Why do I bring this up now? Most of the contest was conducted online. Since it was essentially a marketing/PR exercise for a car called the Mitsubishi Cedia Sports, it needed to keep a buzz going through the event. It needed plenty of eyeballs/hits/footfalls/[insert your term-of-the-moment] as long as it lasted.
Thus the organizers announced prizes for people who followed the event: hourly ones of gloves, daily ones of some gizmo or the other. The grand prize for such followers was a trip to Singapore to watch the F1 Grand Prix there this coming weekend. If you selected the three finalists correctly, if you chose the winner, you were eligible to win one of these trips. Three such trips altogether.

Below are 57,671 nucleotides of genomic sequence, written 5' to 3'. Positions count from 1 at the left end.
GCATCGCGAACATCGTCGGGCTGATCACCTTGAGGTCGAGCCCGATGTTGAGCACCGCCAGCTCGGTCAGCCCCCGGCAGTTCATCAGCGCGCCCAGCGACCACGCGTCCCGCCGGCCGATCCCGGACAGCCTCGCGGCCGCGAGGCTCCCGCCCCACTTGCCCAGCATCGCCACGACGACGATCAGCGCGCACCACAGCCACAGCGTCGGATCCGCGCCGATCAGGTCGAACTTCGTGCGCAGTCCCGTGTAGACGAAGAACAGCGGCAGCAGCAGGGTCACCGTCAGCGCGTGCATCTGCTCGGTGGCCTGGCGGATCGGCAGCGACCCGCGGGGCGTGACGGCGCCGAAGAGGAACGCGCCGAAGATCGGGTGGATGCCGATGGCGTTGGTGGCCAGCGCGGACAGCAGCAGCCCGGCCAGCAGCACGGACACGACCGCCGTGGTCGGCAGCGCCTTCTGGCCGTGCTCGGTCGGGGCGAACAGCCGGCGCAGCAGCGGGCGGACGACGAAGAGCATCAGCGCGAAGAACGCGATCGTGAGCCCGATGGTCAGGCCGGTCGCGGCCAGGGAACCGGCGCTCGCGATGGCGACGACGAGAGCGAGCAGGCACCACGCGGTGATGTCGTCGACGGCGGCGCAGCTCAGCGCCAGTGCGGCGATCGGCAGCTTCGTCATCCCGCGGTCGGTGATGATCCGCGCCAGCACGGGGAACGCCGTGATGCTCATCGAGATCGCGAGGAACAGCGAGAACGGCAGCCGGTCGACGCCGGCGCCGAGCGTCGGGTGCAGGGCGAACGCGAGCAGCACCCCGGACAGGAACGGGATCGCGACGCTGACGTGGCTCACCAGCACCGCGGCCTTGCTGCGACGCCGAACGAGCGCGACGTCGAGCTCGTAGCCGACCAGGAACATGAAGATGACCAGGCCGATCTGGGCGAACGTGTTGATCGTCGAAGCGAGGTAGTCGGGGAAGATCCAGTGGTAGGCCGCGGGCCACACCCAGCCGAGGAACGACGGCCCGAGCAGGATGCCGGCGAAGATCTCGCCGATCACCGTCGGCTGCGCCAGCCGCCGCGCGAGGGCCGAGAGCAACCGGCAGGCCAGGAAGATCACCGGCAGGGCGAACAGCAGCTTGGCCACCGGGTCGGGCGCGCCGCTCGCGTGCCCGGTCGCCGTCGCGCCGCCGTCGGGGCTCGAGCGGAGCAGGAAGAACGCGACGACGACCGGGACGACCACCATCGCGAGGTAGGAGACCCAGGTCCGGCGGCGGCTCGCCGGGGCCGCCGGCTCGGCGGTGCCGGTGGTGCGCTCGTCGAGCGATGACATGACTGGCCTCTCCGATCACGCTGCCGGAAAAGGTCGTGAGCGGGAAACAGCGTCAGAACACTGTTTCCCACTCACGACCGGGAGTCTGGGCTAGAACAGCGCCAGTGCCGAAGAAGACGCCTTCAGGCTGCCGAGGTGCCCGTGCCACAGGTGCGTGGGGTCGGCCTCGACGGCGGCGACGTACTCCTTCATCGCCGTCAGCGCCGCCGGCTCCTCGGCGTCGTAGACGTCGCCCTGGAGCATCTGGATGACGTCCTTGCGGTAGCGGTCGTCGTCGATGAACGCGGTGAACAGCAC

These were attractive enough prizes that lots of people signed up, hoping to win them. Mitsubishi and their Indian partner, Hindustan Motors, got plenty of that buzz they were looking for. At the prize-giving party at the end of the contest, somebody from HM announced that the site had got some enormous number of hits, making it one of the most-visited Indian sites on the Web.
So here's the point. Those Singapore prizes have not been awarded. Not even a mention of them, since the contest ended.
A large company conducts a contest as a marketing campaign. It announces attractive prizes. It does not deliver. What would you call this?
Me, many words come to mind. "A marketing disaster" are just three.
I mean, would I consider buying a Cedia Sports? Or suggest to a friend that they buy one? Not a chance.
Good job, Mitsubishi and Hindustan Motors.
Postscript: If you feel like telling HM and Mitsubishi what you think, you can do so via these "Contact Us" forms: Hindustan Motors, Mitsubishi India.